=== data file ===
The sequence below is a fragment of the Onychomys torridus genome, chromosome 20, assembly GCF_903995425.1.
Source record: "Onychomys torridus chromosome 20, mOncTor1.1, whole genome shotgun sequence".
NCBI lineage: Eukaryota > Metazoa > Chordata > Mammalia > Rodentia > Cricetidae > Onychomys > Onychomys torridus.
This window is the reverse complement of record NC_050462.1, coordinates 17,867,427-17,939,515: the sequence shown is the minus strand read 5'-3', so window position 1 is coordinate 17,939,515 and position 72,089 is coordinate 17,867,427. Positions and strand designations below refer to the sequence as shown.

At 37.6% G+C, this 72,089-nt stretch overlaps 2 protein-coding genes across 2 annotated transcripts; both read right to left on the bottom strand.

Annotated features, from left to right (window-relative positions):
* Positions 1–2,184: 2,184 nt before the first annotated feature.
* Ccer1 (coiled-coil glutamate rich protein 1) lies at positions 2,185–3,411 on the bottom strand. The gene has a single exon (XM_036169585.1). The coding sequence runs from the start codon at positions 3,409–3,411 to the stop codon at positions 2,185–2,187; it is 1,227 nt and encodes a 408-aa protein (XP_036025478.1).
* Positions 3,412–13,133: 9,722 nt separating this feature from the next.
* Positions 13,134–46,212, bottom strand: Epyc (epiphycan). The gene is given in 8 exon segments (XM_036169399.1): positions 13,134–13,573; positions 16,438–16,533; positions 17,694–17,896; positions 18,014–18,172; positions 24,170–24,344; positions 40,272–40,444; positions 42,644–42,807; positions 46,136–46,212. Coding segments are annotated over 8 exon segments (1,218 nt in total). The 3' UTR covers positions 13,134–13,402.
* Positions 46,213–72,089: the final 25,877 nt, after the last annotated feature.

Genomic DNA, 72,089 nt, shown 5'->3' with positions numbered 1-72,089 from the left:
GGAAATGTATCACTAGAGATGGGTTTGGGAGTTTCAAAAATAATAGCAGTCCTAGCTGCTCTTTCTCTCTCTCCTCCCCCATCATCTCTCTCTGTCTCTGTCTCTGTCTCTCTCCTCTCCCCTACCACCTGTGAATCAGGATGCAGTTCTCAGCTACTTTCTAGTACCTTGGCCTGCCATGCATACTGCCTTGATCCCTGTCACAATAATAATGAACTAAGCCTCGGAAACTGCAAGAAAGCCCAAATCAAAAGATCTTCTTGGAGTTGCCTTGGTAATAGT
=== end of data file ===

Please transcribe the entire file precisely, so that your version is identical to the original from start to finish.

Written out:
The sequence below is a fragment of the Onychomys torridus genome, chromosome 20, assembly GCF_903995425.1.
Source record: "Onychomys torridus chromosome 20, mOncTor1.1, whole genome shotgun sequence".
NCBI lineage: Eukaryota > Metazoa > Chordata > Mammalia > Rodentia > Cricetidae > Onychomys > Onychomys torridus.
This window is the reverse complement of record NC_050462.1, coordinates 17,867,427-17,939,515: the sequence shown is the minus strand read 5'-3', so window position 1 is coordinate 17,939,515 and position 72,089 is coordinate 17,867,427. Positions and strand designations below refer to the sequence as shown.

At 37.6% G+C, this 72,089-nt stretch overlaps 2 protein-coding genes across 2 annotated transcripts; both read right to left on the bottom strand.

Annotated features, from left to right (window-relative positions):
* Positions 1–2,184: 2,184 nt before the first annotated feature.
* Ccer1 (coiled-coil glutamate rich protein 1) lies at positions 2,185–3,411 on the bottom strand. The gene has a single exon (XM_036169585.1). The coding sequence runs from the start codon at positions 3,409–3,411 to the stop codon at positions 2,185–2,187; it is 1,227 nt and encodes a 408-aa protein (XP_036025478.1).
* Positions 3,412–13,133: 9,722 nt separating this feature from the next.
* Positions 13,134–46,212, bottom strand: Epyc (epiphycan). The gene is given in 8 exon segments (XM_036169399.1): positions 13,134–13,573; positions 16,438–16,533; positions 17,694–17,896; positions 18,014–18,172; positions 24,170–24,344; positions 40,272–40,444; positions 42,644–42,807; positions 46,136–46,212. Coding segments are annotated over 8 exon segments (1,218 nt in total). The 3' UTR covers positions 13,134–13,402.
* Positions 46,213–72,089: the final 25,877 nt, after the last annotated feature.

Genomic DNA, 72,089 nt, shown 5'->3' with positions numbered 1-72,089 from the left:
GGAAATGTATCACTAGAGATGGGTTTGGGAGTTTCAAAAATAATAGCAGTCCTAGCTGCTCTTTCTCTCTCTCCTCCCCCATCATCTCTCTCTGTCTCTGTCTCTGTCTCTCTCCTCTCCCCTACCACCTGTGAATCAGGATGCAGTTCTCAGCTACTTTCTAGTACCTTGGCCTGCCATGCATACTGCCTTGATCCCTGTCACAATAATAATGAACTAAGCCTCGGAAACTGCAAGAAAGCCCAAATCAAAAGATCTTCTTGGAGTTGCCTTGGTAATAGT